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Combination of lymphocyte count and albumin concentration as a new prognostic biomarker for rectal cancer

Abstract

Although numerous studies have highlighted the prognostic values of various inflammation-related markers, clinical significance remains to be elucidated. The prognostic values of inflammation-related biomarkers for rectal cancer were investigated in this study. A total of 448 patients with stage II/III rectal cancer undergoing curative resection were enrolled from the discovery cohort (n = 240) and validation cohort (n = 208). We comprehensively compared the prognostic values of 11 inflammation-related markers-derived from neutrophil, lymphocyte, platelet, monocyte, albumin, and C-reactive protein for overall survival (OS) and recurrence-free survival (RFS). Among 11 inflammation-related markers, only “lymphocyte × albumin (LA)” was significantly associated with both OS and RFS in the discovery cohort (P = 0.007 and 0.015, respectively). Multivariate analysis indicated that low LA was significantly associated with poor OS (hazard ratio [HR] 2.19, 95% confidence interval [CI] 1.09–4.58, P = 0.025), and poor RFS (HR 1.61, 95% CI 1.01–2.80, P = 0.048). Furthermore, using the discovery cohort, we confirmed that low LA was significantly associated with poor OS (HR 2.89, 95% CI 1.42–6.00, P = 0.002), and poor RFS (HR 1.79, 95% CI 1.04–2.95, P = 0.034). LA can be a novel prognostic biomarker for stage II/III rectal cancer.

Introduction

Colorectal cancer (CRC) is one of the main causes of cancer death in the world. Despite recent advancements in surgical procedures and anti-cancer drugs, the mortality and recurrence of CRC remain high. In particular, rectal cancer patients exhibit poorer prognosis than colon cancer patients mainly due to the higher recurrence rate, and the treatment strategy of rectal cancer is different from that of colon cancer1,2,3. Identification of a subpopulation with a high risk of recurrence is clinically important for the treatment of rectal cancer in order to implement multidisciplinary approaches including extended surgery, preoperative treatment, adjuvant chemotherapy, and close follow-up. Therefore, an optimal prognostic biomarker of rectal cancer is needed in clinical practice.

Systemic Inflammation via tumor-stromal interaction is generally considered to be intensely involved in tumor progression4,5,6. Accumulating studies have indicated that several inflammation-related markers based on circulating blood cell counts may be useful prognostic factors in various malignancies7,8,9,10,11,12,13,14,15,16,17,18,19: e.g., neutrophil-to-lymphocyte ratio (NLR), lymphocyte-to-monocyte ratio (LMR), platelet-to-lymphocyte ratio (PLR), Glasgow prognostic score (GPS), lymphocyte-to-C-reactive protein (CRP) ratio (LCR), and systemic inflammation score (SIS). We have recently reported the combination of GPS and NLR can be useful to predict the prognosis of CRC patients14. Although many previous reports indicated the prognostic impact of circulating blood cell-based markers, the best combination of inflammation-related factors for predicting patients’ prognoses remains to be elucidated. Because the status of tumor microenvironment can be different depending on the cancer types, it is mandatory to focus specifically on the individual cancer in order to identify the optimal inflammation-related marker.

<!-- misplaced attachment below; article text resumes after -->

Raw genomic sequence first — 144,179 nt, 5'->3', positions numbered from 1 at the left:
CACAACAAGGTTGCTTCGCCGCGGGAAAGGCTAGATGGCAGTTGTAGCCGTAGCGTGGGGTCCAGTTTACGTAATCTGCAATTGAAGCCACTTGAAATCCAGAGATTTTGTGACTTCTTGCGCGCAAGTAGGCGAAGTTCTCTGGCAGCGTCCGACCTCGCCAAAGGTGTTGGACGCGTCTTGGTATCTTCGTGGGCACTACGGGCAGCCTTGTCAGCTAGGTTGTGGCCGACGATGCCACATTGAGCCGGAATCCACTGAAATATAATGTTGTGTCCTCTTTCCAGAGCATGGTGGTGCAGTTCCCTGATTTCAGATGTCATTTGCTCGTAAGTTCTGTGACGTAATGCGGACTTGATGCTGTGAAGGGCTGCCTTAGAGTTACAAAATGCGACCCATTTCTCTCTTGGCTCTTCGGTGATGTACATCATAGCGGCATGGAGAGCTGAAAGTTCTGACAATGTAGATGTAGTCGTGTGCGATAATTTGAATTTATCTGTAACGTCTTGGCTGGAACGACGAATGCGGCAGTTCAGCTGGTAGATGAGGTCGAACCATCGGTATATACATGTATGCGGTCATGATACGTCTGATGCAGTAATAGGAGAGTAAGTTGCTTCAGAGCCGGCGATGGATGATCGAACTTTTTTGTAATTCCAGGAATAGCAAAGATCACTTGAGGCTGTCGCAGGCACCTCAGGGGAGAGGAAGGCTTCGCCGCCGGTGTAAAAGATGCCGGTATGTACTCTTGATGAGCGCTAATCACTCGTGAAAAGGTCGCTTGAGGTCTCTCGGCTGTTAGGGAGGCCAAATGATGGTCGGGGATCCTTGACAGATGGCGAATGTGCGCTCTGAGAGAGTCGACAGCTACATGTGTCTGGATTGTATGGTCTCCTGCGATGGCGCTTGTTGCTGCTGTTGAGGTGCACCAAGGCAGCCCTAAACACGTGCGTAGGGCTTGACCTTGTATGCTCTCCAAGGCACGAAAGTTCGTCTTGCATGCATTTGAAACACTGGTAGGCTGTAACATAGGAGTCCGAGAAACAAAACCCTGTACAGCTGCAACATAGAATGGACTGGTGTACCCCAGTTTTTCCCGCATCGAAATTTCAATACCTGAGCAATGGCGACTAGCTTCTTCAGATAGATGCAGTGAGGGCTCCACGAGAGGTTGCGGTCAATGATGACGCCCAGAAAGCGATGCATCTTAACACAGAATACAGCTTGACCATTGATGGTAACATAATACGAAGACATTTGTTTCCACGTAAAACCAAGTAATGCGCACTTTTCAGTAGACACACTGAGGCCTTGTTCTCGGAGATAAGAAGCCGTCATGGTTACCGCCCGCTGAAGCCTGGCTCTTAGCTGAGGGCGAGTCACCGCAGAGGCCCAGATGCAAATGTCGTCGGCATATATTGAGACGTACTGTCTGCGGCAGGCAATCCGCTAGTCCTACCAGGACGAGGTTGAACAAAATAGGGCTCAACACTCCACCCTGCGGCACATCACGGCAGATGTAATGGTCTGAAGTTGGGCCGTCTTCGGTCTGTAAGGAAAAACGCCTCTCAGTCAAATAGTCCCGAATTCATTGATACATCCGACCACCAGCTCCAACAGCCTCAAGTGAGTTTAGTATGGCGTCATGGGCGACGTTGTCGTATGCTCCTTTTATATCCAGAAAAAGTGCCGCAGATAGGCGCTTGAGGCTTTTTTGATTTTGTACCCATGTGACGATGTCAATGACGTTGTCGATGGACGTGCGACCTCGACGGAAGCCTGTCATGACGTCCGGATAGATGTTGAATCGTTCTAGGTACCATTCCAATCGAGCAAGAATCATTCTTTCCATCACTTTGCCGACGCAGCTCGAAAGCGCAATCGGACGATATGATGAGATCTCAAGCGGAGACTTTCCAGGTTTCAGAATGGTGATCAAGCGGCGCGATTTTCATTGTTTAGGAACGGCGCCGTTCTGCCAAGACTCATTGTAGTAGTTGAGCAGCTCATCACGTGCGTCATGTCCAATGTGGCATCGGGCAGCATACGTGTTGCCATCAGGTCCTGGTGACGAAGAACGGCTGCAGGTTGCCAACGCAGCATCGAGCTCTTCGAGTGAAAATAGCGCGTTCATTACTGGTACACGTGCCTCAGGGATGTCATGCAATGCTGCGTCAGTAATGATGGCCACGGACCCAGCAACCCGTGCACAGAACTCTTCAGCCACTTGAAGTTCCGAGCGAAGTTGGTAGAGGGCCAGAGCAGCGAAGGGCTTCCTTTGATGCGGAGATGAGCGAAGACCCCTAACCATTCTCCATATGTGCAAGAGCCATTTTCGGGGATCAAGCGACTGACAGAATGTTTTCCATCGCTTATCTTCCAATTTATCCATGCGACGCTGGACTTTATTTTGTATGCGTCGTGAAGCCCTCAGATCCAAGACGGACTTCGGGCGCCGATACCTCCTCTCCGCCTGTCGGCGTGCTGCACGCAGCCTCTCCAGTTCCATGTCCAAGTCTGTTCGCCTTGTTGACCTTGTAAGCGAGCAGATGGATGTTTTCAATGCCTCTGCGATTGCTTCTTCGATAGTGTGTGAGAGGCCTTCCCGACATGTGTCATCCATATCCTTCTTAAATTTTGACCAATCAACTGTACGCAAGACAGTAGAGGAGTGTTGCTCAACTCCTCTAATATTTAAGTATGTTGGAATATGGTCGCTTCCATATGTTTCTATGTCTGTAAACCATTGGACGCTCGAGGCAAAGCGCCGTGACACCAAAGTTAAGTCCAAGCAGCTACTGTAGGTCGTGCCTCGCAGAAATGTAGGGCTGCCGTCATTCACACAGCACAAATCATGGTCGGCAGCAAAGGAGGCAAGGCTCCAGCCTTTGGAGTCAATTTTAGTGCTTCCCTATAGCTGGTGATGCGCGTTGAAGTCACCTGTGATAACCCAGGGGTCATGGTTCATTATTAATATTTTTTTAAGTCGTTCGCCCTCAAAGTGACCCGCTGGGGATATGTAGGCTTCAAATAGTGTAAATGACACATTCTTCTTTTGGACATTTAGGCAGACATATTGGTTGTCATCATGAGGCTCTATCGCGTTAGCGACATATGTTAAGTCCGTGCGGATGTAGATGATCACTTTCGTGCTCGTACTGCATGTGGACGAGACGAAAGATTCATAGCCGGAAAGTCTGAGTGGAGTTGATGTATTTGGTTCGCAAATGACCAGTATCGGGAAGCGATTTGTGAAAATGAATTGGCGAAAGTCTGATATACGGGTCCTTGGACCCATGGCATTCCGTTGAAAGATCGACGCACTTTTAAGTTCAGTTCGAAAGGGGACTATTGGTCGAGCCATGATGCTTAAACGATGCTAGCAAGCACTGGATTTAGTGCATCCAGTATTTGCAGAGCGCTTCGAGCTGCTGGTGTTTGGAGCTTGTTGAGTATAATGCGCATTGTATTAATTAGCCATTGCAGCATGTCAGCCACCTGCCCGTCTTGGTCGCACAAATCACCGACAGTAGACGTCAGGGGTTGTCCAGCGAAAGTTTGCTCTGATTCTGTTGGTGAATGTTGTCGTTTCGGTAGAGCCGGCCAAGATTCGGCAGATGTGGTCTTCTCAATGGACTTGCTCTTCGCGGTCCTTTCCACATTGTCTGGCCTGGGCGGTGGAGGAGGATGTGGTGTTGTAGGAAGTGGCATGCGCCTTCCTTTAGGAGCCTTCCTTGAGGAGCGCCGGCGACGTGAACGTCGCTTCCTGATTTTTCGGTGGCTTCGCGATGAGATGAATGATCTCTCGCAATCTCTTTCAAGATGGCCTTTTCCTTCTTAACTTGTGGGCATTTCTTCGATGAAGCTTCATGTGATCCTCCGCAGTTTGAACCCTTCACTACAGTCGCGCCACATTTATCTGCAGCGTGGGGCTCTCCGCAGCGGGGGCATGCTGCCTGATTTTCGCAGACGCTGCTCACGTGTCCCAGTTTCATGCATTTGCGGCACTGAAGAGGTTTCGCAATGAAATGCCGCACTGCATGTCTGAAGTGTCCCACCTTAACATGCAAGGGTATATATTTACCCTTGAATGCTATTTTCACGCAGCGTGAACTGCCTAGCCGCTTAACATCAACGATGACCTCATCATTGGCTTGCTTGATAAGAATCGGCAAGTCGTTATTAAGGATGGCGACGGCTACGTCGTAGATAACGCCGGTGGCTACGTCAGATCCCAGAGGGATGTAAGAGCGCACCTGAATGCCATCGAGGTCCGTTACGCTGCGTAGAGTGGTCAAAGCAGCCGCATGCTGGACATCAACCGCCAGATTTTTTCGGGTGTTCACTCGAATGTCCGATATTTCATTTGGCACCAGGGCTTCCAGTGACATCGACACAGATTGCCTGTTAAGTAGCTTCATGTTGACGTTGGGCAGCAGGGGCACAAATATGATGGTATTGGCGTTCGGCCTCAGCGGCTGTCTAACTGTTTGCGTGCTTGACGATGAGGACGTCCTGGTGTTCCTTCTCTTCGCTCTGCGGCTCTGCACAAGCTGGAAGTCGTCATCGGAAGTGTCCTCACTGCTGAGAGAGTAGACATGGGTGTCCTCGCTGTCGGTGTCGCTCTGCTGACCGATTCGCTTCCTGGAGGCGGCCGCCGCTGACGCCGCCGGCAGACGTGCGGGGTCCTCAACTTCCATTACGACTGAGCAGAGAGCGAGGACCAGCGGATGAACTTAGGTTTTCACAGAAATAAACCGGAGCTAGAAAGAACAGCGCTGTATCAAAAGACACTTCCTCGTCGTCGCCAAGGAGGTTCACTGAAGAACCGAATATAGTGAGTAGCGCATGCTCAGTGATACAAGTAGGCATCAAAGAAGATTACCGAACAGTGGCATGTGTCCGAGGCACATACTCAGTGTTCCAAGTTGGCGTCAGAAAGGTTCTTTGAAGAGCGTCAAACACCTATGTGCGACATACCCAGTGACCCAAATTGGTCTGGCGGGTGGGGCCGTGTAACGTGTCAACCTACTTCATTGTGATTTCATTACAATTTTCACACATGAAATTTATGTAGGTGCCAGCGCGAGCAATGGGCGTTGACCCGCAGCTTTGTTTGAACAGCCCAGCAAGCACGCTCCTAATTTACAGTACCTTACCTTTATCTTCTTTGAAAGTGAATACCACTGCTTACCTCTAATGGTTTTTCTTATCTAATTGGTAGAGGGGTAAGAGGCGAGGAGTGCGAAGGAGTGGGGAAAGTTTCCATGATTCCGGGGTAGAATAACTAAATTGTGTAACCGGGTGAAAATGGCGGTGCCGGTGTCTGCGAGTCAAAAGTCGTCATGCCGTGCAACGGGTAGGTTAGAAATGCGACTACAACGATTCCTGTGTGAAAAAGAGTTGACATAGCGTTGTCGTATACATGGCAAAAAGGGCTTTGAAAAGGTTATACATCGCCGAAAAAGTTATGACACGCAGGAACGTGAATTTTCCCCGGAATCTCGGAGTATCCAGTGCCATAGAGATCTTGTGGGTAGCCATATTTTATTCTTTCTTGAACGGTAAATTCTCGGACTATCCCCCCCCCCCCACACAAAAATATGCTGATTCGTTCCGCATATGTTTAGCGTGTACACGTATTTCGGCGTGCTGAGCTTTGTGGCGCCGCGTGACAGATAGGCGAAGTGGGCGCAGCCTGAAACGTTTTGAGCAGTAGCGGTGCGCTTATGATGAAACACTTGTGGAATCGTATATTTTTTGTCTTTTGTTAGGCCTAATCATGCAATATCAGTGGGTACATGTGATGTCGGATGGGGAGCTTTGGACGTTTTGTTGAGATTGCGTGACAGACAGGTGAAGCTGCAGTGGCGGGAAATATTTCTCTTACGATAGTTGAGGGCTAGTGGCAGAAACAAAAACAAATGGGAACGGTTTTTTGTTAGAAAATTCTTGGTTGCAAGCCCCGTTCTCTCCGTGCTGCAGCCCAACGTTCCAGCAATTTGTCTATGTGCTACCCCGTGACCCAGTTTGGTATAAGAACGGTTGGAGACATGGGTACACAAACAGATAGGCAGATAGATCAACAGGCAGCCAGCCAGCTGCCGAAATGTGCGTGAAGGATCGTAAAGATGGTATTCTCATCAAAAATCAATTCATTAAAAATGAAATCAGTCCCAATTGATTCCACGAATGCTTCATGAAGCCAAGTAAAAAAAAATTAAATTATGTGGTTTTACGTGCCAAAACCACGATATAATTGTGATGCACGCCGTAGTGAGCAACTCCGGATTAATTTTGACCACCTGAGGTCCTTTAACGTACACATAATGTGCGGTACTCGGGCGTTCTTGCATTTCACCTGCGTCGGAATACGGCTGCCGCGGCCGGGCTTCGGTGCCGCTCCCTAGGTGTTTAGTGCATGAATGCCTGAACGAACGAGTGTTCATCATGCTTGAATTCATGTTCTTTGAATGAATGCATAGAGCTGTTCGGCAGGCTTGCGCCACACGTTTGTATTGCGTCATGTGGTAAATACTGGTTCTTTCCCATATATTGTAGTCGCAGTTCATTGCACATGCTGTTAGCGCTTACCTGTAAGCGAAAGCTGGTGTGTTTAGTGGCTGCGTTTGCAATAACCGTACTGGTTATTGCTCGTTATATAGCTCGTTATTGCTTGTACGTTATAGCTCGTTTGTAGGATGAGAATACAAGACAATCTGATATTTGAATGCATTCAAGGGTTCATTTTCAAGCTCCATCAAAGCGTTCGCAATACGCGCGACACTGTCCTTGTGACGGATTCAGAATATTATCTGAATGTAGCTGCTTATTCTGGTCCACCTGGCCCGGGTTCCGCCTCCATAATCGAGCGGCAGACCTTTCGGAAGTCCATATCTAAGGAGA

In the present study, we comprehensively compared the prognostic potentials of various combinations of circulating blood cell-based markers in the discovery cohort of patients with stage II/III rectal cancer who underwent curative resection. We also investigated the prognostic factors that affected overall survival (OS) and recurrence-free survival (RFS) by univariate and multivariate analyses. In this cohort, we found that “lymphocyte × albumin (LA)”, the product of the lymphocyte count multiplied by the albumin concentration, was particularly associated with rectal cancer patients’ prognosis; thus, we further explored the potential feasibility of the newly developed factor, “LA”, as a prognostic marker in the external validation cohort.

Results

Patient characteristics of the discovery cohort

Clinicopathological characteristics are indicated in Table 1. A total of 240 patients comprised 163 males and 77 females, and their median age was 66 years old [range 21–90] were included. Tumor location was Ra in 122 patients (51%), and Rb–P in 118 patients (49%). As a preoperative treatment, NAC was administered in 46 patients (19%) and nCRT in 24 patients (10%). The 5-year OS and RFS of all the 240 patients were 87.4% and 72.6%, respectively.

Table 1 Clinicopathological characteristics of study patients.

Prognostic impact of inflammation-related markers in the discovery cohort

As inflammation-related key factors, we adopted 5 parameters; up-regulation variables in disease progression were three parameters (neutrophil, platelet, and monocyte), whereas down-regulation variables in disease progression were two parameters (lymphocyte and albumin)15,16,20,21. To evaluate their prognostic impact in rectal cancer, the combination of each parameter (i.e., a total of 9 possible combinations), as well as two established inflammation-related scoring systems (i.e., GPS and SIS), were investigated (Fig. 1). These 11 inflammation-related markers (i.e., 9 combinations and 2 scoring systems) employed in this study are indicated in Table 1. Regarding GPS, the patients were categorized as GPS = 0 (n = 224; 93%), 1 (n = 6; 3%), and 2 (n = 10; 4%). Regarding SIS, the patients were categorized as SIS = 0 (n = 66; 28%), 1 (n = 115; 48%), and 2 (n = 59; 24%). Supplementary Fig. S1 shows distribution diagrams of 6 key factors (i.e., neutrophil, lymphocyte, platelet, monocyte, albumin, and CRP). Neutrophil count, monocyte count, platelet count, lymphocyte count, and albumin concentration followed normal distributions, whereas CRP level showed a skewed distribution. Among 240 patients, 181 patients (75%) had CRP level ≤ 0.2 mg/dL.